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PCT Newsletter 12/2010: Practical Advice

WARNING: Although the information which follows was correct at the time of original publication in the PCT Newsletter, some information may no longer be applicable; for example, amendments may have been made to the PCT Regulations and Administrative Instructions, as well as to PCT Forms, since the PCT Newsletter concerned was published; changes to certain fees and references to certain publications may no longer be valid. Wherever there is a reference to a PCT Rule, please check carefully whether the Rule in force at the date of publication of the advice has since been amended.

The different options available for furnishing priority documents

Q:  I am going to file an international application claiming priority from two earlier applications, one filed in the United States of America and one filed in Canada.  I have the choice of the Canadian Intellectual Property Office (CIPO), the United States Patent and Trademark Office (USPTO) or the International Bureau (IB) as receiving Office (RO).  How does my choice of RO affect the options available to me for meeting the requirement to furnish copies of the priority documents?  Are there any special considerations that I should take into account?

A:  There are basically three ways of meeting the priority document requirements:

1.          Send a conventional certified copy of the earlier application to either the RO or the IB.  This option is always available.  (PCT Rule 17.1(a))

2.          Request the RO to prepare and transmit a certified copy of the earlier application to the IB.  This option is available if the Office where the earlier application was filed is also acting as RO.  (PCT Rule 17.1(b))

3.          Request the IB to retrieve a copy of the earlier application from a digital library.  This option is available when the earlier application was filed in an Office participating in the WIPO Digital Access Service for Priority Documents (“DAS”, also known as “PDAS”) 1, irrespective of the RO chosen (PCT Rule 17.1(b-bis))

Note that the paper request form (PCT/RO/101) also mentions the possibility of the RO obtaining a priority document from a digital library, but at present no RO offers that service (even Offices which have priority document exchange for national applications) so this should be disregarded.  In the PCT‑SAFE interface, this option is grayed out and you cannot select it.

If you choose to file your international application with CIPO as RO (RO/CA), the most practical option would be to request the RO to furnish a copy of the earlier Canadian application, and then either obtain a conventional certified copy of the earlier US application from the USPTO or request the IB to obtain it through DAS.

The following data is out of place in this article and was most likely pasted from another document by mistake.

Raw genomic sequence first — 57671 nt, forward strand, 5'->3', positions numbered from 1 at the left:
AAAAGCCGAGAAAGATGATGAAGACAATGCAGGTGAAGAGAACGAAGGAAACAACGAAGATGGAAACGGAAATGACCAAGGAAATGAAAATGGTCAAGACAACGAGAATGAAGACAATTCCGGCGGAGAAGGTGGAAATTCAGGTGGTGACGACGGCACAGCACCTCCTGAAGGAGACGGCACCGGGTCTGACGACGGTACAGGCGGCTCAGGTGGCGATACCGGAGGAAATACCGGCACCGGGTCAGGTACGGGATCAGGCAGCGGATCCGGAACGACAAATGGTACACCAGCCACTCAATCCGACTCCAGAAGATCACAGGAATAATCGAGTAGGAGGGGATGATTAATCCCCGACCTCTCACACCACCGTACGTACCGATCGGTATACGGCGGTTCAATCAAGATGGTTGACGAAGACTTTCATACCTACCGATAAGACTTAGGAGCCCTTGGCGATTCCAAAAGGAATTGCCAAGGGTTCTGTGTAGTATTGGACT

If you choose to file your application with the USPTO as RO (RO/US), you may request the USPTO to furnish a copy of the earlier US application.  Canada does not yet participate in DAS, so your only choice for the Canadian document is to obtain a conventional certified copy from CIPO and send it to either RO/US or, preferably, the IB if it is received after the filing of the international application.

If you choose to file your application with the IB as RO (RO/IB), you will need to obtain a certified copy of the Canadian application from CIPO, but then have the choice of either obtaining a conventional certified copy of the US application from the USPTO or requesting the IB to obtain it through DAS.

You should only check a single box (if any) relating to transmission or retrieval of a particular priority document and ensure that the option which you select is actually available for that document.  If you check more than one box, or your selected option is not available, you are likely to have to deal with additional correspondence from either the RO or the IB to clarify what was intended. 

Choosing between DAS and a conventional certified copy

If you have used the priority document exchange (“PDX”) system between the USPTO, the European Patent Office, the Japan Patent Office and the Korean Intellectual Property Office, the prospect of using DAS to meet your priority document requirements probably looks quite appealing.  The service is free and you do not have to worry about requesting, receiving and forwarding a conventional certified copy.  However, it is essential to understand DAS procedures because the process is not the same as PDX and the provision under PCT Rule 17.1(a) deeming the time limit to have been met as long as the IB receives the certified copy before the international publication date does not apply to requests under PCT Rule 17.1(b-bis).